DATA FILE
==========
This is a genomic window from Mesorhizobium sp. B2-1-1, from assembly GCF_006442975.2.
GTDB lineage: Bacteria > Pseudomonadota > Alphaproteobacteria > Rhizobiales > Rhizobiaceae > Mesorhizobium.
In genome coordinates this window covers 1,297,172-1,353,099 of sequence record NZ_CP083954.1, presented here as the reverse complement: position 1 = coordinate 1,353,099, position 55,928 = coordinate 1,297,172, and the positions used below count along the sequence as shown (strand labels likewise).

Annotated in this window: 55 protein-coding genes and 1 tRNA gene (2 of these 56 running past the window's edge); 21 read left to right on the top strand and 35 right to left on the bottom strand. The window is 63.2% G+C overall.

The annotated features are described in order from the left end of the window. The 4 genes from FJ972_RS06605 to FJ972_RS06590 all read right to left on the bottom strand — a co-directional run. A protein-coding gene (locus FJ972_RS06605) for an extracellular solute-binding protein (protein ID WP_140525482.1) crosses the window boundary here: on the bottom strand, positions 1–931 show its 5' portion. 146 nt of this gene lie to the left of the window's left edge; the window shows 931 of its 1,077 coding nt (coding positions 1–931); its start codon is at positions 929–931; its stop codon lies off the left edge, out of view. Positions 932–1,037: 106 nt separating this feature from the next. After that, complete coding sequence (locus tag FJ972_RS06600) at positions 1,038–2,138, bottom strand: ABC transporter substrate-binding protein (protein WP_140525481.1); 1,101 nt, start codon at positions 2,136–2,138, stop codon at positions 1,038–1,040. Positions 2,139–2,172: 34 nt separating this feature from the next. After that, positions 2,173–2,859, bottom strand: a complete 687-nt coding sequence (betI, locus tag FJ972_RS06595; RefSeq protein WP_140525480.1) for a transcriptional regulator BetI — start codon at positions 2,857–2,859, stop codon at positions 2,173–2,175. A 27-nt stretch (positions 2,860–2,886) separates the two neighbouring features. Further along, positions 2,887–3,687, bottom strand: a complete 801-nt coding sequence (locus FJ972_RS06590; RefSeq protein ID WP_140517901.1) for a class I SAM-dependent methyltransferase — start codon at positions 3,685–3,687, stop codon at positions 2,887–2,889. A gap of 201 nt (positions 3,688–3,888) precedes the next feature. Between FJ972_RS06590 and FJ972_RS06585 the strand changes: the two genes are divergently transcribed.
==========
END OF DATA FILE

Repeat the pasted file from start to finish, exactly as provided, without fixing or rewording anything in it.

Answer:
This is a genomic window from Mesorhizobium sp. B2-1-1, from assembly GCF_006442975.2.
GTDB lineage: Bacteria > Pseudomonadota > Alphaproteobacteria > Rhizobiales > Rhizobiaceae > Mesorhizobium.
In genome coordinates this window covers 1,297,172-1,353,099 of sequence record NZ_CP083954.1, presented here as the reverse complement: position 1 = coordinate 1,353,099, position 55,928 = coordinate 1,297,172, and the positions used below count along the sequence as shown (strand labels likewise).

Annotated in this window: 55 protein-coding genes and 1 tRNA gene (2 of these 56 running past the window's edge); 21 read left to right on the top strand and 35 right to left on the bottom strand. The window is 63.2% G+C overall.

The annotated features are described in order from the left end of the window. The 4 genes from FJ972_RS06605 to FJ972_RS06590 all read right to left on the bottom strand — a co-directional run. A protein-coding gene (locus FJ972_RS06605) for an extracellular solute-binding protein (protein ID WP_140525482.1) crosses the window boundary here: on the bottom strand, positions 1–931 show its 5' portion. 146 nt of this gene lie to the left of the window's left edge; the window shows 931 of its 1,077 coding nt (coding positions 1–931); its start codon is at positions 929–931; its stop codon lies off the left edge, out of view. Positions 932–1,037: 106 nt separating this feature from the next. After that, complete coding sequence (locus tag FJ972_RS06600) at positions 1,038–2,138, bottom strand: ABC transporter substrate-binding protein (protein WP_140525481.1); 1,101 nt, start codon at positions 2,136–2,138, stop codon at positions 1,038–1,040. Positions 2,139–2,172: 34 nt separating this feature from the next. After that, positions 2,173–2,859, bottom strand: a complete 687-nt coding sequence (betI, locus tag FJ972_RS06595; RefSeq protein WP_140525480.1) for a transcriptional regulator BetI — start codon at positions 2,857–2,859, stop codon at positions 2,173–2,175. A 27-nt stretch (positions 2,860–2,886) separates the two neighbouring features. Further along, positions 2,887–3,687, bottom strand: a complete 801-nt coding sequence (locus FJ972_RS06590; RefSeq protein ID WP_140517901.1) for a class I SAM-dependent methyltransferase — start codon at positions 3,685–3,687, stop codon at positions 2,887–2,889. A gap of 201 nt (positions 3,688–3,888) precedes the next feature. Between FJ972_RS06590 and FJ972_RS06585 the strand changes: the two genes are divergently transcribed.